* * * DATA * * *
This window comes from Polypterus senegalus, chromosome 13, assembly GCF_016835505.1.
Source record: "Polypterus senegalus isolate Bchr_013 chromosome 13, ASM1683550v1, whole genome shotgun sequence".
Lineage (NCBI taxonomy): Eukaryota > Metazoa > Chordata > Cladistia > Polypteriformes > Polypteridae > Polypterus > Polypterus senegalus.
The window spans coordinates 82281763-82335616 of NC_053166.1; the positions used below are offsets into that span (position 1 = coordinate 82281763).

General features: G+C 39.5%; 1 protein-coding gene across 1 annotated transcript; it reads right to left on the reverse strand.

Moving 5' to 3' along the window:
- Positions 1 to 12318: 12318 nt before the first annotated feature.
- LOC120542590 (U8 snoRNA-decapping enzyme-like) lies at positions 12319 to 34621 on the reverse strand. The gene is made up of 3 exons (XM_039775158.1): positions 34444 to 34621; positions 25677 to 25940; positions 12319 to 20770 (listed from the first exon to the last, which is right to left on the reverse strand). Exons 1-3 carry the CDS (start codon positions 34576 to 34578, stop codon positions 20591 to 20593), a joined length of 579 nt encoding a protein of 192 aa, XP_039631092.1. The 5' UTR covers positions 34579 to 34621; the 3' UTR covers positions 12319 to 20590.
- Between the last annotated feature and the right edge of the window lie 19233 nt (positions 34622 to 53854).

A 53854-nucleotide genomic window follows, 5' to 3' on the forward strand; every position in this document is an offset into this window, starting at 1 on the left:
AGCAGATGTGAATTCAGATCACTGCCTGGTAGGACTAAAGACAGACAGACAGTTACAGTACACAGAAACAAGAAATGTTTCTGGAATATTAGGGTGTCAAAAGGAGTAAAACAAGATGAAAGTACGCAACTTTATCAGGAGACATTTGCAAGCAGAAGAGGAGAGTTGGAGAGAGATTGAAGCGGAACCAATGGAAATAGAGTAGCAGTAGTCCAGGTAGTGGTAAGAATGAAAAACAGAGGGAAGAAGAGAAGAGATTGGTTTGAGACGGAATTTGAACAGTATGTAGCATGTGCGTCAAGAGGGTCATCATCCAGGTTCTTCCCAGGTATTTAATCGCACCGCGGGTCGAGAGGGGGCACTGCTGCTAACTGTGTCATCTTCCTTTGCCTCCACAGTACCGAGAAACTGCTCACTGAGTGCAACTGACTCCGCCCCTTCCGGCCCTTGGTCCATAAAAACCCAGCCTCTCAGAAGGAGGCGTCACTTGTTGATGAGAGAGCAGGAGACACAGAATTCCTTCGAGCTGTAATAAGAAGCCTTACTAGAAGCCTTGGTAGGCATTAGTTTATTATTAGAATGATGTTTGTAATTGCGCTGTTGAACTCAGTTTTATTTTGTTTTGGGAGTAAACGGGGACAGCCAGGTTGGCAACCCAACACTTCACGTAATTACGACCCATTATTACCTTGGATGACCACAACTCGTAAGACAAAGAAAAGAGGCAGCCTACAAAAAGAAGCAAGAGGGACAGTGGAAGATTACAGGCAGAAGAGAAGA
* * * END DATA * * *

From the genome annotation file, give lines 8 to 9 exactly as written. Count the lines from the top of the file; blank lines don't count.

- LOC120542590 (U8 snoRNA-decapping enzyme-like) lies at positions 12319 to 34621 on the reverse strand. The gene is made up of 3 exons (XM_039775158.1): positions 34444 to 34621; positions 25677 to 25940; positions 12319 to 20770 (listed from the first exon to the last, which is right to left on the reverse strand). Exons 1-3 carry the CDS (start codon positions 34576 to 34578, stop codon positions 20591 to 20593), a joined length of 579 nt encoding a protein of 192 aa, XP_039631092.1. The 5' UTR covers positions 34579 to 34621; the 3' UTR covers positions 12319 to 20590.
- Between the last annotated feature and the right edge of the window lie 19233 nt (positions 34622 to 53854).